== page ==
My lips started swelling. My throat closed up. I could barely breath.
I was four years old when I asked my mom for a piece of the salmon that she was cooking, excited to try a new food. I had no way of knowing that an allergic reaction would come almost immediately after my second bite. It was the second piece of fish that I ate, never the first, that triggered my fish allergy. This realization came to me after this first incident, when my mom fed me another type of fish: halibut. She wanted to experiment if I was just allergic to salmon, or all the fish under the sea. My mom anxiously watched me as I took a bite of the white fish. I was very excited at first:
“Mom, I like it!”
I quickly pierced another piece with my fork and threw it into my mouth. The excitement was short-lived. Right on cue, my throat and mouth began to swell. I jumped up from my seat and ran around frantically. My four year old self clearly thought this would take some of the pain away. My mom caught up to me and, just like the last time I got a reaction, gave me some Benadryl. It worked fairly quickly. Within ten minutes, the pain and swelling ceased. Though I was pretty much back to my normal self, I was still very shaken up.
That was the last time I had a severe allergic reaction. Those two episodes were enough to keep me as far away from fish as possible.
Again, with my flawed, preschool attitude, I believed that I was special for having an allergy. I would often tell my friends how I had an Epipen, bragging about how I would have to jam its needle straight into my thigh. Yet, I still watched as others would enjoy lobster, sushi, and salmon, and secretly envy the fact that they could eat them without almost dying.
This envy for those who can eat fish came up in many circumstances throughout my childhood, and I even feel it today, but one of the times when I felt the most envious was in third grade. We went to visit a Japanese restaurant, as we were learning about Japan that month.
Two words: allergy table.
I walked into the Hibachi-style restaurant, ready to eat Japanese food while watching a chef set onions on fire. My friends and I quickly set our sights on a table and went to claim it. I was mid-step when a teacher grabbed my shoulder and turned me toward her.
“Don’t you have a fish allergy?”
“Yes, I am allergic to fish and shellfish,” I said with pride.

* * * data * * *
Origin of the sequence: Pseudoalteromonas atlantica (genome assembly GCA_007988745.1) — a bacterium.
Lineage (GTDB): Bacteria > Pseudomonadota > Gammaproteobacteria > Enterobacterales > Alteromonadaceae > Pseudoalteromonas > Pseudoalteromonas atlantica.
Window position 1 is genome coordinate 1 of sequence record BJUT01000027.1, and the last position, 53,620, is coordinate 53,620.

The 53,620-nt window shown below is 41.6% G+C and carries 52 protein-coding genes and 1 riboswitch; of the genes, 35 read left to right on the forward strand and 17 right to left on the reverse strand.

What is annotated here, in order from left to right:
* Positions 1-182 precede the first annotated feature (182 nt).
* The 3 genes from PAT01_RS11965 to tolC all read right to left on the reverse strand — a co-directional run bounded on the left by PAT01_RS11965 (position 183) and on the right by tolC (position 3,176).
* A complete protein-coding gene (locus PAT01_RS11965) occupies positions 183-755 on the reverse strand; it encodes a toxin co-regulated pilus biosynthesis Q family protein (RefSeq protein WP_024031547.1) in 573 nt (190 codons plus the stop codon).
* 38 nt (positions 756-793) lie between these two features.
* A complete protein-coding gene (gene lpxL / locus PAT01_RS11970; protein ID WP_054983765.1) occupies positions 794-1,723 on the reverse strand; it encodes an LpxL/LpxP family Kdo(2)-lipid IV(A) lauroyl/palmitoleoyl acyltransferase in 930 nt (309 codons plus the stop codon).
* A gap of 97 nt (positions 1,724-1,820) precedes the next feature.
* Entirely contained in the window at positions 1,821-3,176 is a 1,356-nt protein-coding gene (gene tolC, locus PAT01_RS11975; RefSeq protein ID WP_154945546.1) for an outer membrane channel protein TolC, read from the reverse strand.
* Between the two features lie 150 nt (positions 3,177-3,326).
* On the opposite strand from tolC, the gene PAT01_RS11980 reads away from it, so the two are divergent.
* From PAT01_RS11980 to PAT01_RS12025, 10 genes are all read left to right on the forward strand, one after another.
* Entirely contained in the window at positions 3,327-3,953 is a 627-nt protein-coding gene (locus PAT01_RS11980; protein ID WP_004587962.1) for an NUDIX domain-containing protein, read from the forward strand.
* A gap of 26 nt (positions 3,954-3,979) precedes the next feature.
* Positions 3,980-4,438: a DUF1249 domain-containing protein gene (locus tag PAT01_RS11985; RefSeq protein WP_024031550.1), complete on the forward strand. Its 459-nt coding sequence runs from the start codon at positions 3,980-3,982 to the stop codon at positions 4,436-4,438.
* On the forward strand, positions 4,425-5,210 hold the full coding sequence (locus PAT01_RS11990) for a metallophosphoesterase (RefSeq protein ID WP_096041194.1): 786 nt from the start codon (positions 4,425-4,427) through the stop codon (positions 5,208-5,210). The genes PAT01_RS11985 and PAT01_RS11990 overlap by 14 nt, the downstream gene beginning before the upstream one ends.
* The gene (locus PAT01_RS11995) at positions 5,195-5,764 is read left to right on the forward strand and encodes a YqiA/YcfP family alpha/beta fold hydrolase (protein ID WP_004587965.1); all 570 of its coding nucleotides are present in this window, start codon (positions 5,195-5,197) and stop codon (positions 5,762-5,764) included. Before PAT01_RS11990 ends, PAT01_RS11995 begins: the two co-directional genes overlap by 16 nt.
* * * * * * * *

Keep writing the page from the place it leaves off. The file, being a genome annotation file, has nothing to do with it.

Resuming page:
“Come with me.”
I was whisked away from my friends and brought to the infamous allergy table. There, I sat with the girl allergic to pomegranates and a boy who was allergic to almost every food imaginable. I glanced over to my friend’s table and saw them laughing at the jokes their chef made while cooking the vegetables. Our’s made no attempt at any jokes.
When the chef was done cooking, he placed our meal on our plates. It consisted of chicken, rice, and vegetables. It was underwhelming to say the least. I could only imagine what everyone else was eating. They probably got shrimp, sushi, and maybe even tuna. At that moment, I truly wished that I could try seafood. After seeing everybody enjoying their, non-allergy-table, food, I knew I was missing out. I quietly ate my chicken.
When lunch was over, I met up with my friends again on the bus. I told them how I only got to eat chicken.
“Don’t worry, we only got chicken, too,” one of my friends said.
Then why would they make me sit at a separate table? I angrily thought to myself.
I was slightly ashamed for my false envy, but I still wished for my food allergy to go away.
Even today, when I’m in Cape Cod, watching my family crack open their bright red lobsters, or when they order mussels, one of my most coveted meals, I still feel a strong tinge of envy. This feeling is hard to hide when I know that I will most likely never be able to eat fish for the rest of my life. However, every fours years, when I take a trip to the allergist, I still hope that he will finally say that I have grew out of my allergy. At most, I hope that he will say that lobster is no longer on the over 30 items of seafood that I cannot eat.